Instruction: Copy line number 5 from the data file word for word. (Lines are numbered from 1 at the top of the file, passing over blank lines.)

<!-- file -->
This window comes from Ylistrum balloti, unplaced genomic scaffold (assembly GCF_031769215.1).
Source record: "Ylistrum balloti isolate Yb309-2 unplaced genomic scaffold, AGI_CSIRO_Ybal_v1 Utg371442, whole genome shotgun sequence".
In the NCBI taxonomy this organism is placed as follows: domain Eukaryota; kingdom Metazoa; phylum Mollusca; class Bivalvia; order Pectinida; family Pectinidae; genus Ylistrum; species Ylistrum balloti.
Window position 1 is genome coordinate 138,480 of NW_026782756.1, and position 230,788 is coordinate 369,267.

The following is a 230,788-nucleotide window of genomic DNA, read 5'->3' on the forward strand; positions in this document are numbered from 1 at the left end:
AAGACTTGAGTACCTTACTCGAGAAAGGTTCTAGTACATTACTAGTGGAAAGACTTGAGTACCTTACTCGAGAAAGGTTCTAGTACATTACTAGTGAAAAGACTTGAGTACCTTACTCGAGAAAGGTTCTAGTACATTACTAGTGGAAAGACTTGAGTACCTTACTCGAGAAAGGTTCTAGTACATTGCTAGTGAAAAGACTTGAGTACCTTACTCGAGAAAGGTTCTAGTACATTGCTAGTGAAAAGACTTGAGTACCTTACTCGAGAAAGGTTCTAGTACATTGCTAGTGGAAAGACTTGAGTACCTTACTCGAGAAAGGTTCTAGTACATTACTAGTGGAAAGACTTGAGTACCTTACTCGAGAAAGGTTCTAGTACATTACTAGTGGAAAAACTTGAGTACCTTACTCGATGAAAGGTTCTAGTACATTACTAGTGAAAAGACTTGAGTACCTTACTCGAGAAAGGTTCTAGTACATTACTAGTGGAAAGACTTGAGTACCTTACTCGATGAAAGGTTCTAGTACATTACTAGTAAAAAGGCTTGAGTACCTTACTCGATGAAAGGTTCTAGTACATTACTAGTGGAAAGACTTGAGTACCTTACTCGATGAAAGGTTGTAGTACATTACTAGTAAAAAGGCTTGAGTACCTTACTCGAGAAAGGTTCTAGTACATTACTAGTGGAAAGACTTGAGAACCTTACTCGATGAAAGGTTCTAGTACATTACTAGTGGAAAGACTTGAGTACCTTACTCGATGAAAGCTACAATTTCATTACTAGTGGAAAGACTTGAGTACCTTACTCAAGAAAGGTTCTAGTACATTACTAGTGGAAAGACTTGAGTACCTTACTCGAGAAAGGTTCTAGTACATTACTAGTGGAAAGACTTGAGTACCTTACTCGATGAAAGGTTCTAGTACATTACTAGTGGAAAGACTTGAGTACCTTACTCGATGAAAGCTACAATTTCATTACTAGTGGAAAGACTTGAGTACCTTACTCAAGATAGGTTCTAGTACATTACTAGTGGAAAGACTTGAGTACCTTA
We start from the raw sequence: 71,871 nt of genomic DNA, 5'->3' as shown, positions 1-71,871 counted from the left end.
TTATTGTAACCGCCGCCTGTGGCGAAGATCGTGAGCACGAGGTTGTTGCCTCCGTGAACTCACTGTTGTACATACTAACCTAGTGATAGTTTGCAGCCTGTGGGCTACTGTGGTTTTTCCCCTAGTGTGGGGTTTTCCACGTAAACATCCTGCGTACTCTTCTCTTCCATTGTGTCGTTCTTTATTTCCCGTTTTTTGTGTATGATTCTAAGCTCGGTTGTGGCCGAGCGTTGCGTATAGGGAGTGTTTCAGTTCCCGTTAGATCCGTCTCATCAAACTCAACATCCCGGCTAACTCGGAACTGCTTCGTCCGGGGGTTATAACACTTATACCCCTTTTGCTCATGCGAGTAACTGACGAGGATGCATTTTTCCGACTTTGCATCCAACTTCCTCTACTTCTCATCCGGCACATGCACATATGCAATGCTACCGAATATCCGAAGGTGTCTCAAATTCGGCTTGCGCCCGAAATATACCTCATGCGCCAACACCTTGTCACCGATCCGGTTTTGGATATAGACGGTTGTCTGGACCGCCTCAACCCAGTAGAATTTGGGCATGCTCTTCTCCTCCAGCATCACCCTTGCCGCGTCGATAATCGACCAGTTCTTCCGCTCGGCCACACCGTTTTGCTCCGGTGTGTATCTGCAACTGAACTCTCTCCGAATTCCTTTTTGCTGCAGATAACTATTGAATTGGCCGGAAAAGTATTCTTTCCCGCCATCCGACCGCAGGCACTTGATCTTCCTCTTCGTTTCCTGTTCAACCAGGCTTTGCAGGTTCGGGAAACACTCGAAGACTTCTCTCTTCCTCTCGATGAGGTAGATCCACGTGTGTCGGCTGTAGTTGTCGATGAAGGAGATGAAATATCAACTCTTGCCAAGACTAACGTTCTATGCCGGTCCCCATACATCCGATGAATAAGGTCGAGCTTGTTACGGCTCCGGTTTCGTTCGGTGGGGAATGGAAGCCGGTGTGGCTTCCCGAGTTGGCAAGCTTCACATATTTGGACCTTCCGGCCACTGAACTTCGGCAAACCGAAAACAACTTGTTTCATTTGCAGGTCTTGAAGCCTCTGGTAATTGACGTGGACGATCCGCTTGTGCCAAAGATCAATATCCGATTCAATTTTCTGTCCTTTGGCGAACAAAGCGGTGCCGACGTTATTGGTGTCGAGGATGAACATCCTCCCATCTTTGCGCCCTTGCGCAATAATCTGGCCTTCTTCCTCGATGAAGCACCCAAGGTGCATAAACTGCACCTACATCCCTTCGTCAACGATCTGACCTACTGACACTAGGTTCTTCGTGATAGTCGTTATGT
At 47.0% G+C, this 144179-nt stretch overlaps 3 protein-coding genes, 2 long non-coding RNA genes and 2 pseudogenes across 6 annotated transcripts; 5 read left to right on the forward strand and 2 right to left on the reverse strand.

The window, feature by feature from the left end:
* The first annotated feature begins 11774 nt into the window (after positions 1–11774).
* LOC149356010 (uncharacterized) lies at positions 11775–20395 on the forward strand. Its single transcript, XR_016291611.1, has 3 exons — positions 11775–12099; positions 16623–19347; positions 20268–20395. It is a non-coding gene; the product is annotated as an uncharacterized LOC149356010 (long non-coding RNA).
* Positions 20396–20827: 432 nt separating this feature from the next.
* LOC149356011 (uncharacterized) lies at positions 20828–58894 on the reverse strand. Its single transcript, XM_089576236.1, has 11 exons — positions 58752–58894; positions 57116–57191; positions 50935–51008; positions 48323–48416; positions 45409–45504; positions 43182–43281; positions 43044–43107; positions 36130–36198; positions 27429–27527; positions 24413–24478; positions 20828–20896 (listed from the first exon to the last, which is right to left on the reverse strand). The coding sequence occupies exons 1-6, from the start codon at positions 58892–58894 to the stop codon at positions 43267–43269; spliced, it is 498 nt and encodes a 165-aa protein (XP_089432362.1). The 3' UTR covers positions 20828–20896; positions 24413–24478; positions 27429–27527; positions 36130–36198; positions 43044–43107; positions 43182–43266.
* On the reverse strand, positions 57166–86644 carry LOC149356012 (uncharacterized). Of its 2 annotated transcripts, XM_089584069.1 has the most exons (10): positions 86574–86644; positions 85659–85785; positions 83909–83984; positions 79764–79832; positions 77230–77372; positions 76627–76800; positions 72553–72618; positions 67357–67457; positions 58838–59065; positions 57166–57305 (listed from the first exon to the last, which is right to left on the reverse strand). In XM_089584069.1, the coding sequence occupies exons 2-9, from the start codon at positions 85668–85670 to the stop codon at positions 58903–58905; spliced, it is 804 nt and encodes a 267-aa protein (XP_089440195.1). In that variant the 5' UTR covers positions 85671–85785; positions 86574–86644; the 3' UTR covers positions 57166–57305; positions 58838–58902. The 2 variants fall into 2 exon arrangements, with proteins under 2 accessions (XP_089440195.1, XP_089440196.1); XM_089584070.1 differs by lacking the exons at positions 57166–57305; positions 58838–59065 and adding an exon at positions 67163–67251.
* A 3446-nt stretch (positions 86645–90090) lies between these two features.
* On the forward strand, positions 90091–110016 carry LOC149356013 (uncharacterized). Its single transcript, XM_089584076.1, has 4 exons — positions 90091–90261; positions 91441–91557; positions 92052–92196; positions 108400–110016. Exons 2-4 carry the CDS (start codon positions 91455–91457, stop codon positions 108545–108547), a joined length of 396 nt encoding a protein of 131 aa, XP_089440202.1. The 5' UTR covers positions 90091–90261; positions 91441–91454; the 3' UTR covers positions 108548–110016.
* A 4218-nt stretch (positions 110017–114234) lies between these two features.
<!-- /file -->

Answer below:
The following is a 230,788-nucleotide window of genomic DNA, read 5'->3' on the forward strand; positions in this document are numbered from 1 at the left end: